I think this was for Greg's first book, I Have Touched You.

I think this was for Greg’s first book, I Have Touched You.


For CA Conrad

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I love Spork Books!

I love Spork Books!

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Proof of my early love of all things Iredell.

Proof of my early love of all things Iredell.


My favorite literary journal.


We've sold so many copies of Ghost Machine. One of my all-time faves.

We’ve sold so many copies of Ghost Machine. One of my all-time faves.

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Still pretty obscure, SJB was one of my first writing influences.

Still pretty obscure, SJB was one of my first writing influences.

I still think this is kind of a minimalist classic.

I still think this is kind of a minimalist classic. By Paul Fattarusso.


Like how I burned the edges?

Like how I burned the edges?

The first shelf talker for Chloe's classic.

The first shelf talker for Chloe’s classic.

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This and This and This Is Between Us

Psssst. My new book snuck* into stores a few days ago and peoples be talking about it! Here are some of the fun places to read up about it…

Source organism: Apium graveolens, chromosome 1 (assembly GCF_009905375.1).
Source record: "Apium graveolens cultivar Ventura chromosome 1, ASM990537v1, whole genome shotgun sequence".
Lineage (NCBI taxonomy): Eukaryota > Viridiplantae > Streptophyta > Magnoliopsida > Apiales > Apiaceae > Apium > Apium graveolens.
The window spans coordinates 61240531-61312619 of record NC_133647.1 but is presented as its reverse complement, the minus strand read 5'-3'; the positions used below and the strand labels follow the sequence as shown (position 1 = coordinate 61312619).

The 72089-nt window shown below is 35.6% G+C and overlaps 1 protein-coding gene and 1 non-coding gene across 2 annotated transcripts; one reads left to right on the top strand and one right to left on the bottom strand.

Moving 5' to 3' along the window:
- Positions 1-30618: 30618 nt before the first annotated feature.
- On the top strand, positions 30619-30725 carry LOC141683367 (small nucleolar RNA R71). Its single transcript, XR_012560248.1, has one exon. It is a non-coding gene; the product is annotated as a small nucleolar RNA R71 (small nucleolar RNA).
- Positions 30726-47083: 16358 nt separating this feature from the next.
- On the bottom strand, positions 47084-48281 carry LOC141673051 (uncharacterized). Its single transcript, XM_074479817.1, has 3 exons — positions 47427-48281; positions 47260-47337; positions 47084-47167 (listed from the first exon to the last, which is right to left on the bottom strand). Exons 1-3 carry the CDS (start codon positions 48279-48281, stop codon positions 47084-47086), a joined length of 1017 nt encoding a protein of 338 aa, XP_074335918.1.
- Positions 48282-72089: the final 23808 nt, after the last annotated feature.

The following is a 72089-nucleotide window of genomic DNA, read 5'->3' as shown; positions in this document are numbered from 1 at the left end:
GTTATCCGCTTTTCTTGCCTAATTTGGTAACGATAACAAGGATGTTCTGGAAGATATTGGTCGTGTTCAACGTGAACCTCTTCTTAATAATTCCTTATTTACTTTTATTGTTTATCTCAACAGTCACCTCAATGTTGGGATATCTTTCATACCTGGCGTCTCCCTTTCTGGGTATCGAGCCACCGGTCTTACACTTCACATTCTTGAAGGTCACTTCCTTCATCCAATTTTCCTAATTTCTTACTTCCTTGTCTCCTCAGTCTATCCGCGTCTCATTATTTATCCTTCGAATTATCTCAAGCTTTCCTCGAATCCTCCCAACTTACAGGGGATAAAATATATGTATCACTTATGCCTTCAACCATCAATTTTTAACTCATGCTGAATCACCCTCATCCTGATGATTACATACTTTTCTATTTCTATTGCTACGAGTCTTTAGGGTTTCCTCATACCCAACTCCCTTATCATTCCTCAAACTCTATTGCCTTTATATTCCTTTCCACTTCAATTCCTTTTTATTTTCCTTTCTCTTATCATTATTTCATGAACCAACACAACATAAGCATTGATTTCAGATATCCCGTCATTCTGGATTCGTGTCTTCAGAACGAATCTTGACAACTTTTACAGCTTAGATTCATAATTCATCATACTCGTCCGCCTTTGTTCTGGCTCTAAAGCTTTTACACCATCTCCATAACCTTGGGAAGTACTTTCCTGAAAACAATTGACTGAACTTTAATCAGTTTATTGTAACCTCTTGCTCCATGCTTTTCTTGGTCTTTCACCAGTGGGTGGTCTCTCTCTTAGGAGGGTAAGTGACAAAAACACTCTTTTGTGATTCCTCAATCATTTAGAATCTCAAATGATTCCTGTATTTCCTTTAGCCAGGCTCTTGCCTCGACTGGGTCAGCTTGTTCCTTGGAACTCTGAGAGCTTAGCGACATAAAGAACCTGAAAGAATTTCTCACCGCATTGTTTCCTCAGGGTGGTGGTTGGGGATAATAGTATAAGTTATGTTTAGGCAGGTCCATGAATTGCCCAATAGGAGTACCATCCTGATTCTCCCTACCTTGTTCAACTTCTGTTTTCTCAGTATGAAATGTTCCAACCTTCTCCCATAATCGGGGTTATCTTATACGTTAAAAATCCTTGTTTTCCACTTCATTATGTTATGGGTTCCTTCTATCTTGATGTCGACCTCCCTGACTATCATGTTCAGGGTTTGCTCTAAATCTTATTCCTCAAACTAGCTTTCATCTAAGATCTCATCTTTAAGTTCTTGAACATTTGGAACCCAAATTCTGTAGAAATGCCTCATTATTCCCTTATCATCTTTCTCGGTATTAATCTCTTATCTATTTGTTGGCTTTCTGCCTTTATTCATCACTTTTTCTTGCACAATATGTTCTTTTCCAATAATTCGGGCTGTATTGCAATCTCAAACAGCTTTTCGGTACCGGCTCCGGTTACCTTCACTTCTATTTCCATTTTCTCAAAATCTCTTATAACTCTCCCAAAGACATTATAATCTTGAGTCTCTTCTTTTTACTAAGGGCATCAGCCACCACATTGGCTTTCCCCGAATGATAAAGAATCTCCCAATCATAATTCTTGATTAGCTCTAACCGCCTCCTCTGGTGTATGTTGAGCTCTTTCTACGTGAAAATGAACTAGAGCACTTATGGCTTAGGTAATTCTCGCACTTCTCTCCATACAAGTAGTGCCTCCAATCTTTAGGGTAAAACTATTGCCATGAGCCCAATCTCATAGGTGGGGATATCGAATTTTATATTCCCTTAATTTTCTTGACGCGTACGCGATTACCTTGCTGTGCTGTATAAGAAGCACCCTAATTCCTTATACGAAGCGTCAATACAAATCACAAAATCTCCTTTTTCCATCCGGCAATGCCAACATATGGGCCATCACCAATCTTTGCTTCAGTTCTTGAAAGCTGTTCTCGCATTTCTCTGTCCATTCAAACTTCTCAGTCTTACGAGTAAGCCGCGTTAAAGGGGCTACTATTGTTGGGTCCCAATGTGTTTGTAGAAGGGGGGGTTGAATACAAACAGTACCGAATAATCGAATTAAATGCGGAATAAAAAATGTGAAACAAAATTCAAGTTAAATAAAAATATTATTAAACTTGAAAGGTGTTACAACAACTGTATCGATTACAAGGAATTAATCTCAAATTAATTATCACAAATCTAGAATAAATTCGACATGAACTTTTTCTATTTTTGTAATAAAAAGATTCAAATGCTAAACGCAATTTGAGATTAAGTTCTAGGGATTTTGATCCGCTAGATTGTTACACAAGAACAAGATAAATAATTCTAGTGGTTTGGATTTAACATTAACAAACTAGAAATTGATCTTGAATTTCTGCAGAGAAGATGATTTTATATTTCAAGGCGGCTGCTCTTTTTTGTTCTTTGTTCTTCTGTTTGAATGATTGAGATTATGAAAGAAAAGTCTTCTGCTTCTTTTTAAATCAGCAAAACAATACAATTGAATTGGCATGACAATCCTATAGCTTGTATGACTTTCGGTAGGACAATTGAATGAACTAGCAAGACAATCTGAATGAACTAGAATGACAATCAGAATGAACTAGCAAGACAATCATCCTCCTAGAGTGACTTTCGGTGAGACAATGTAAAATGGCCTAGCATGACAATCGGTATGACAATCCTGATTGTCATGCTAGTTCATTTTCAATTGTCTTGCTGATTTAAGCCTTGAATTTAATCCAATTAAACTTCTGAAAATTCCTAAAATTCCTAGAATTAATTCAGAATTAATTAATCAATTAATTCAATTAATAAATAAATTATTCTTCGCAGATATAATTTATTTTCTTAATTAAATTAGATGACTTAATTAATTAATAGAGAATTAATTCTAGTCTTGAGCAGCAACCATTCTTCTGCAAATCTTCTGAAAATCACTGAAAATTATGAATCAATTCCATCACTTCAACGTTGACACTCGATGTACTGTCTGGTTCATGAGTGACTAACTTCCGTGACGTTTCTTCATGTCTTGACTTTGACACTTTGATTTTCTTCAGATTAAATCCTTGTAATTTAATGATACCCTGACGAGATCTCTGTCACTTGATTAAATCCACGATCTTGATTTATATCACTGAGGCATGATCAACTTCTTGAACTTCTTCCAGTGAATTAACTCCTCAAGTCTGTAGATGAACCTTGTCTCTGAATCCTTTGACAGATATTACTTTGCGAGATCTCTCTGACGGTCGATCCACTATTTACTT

*A cool interview with Los Angeles arts blog, Yay! LA. This was a phone interview and I spoke with Daniel for about an hour while doing while walking around the SE Hawthorne neighborhoods of Portland. I felt self-conscious whenever people walked by and I was saying something like, “I want all 234 pages to feel like they’re stuck to your skin.”


*A really thoughtful review on Bustle. I like how the reviewer focuses on the aspect of loneliness and imperfection in the book.

*HTMLGIANT’s 25 Points takes on TIBU, written by the fantastic Nicolle Elizabeth, who says the book is “upsetting” once and “comforting” twice. So I think “comforting” wins!!

My mom and me at Powell's this past week.

My mom and me at Powell’s this past week.

*I talked about sex writing and sexy words with the sexy PDXX Collective. (“I used to have a friend who had sex with a lot of her friends because she said it made her feel less guarded with them, closer and intimate. In a weird hippie-ish free love kind of way, I can see where she’s coming from. Sex is an ice-breaker in real life and in books.”)

*A really cool review of the book that breaks it down by each of the five year sections. The reviewer says “You will feel grateful for the brutal honesty and lovely secrets that you were allowed to know.”

*The Portland Mercury ran some excerpts (with a very nice intro) of the book. The illustrations are super cool and kind of hot (they move!!).

My name is on the cover, with naked butts!!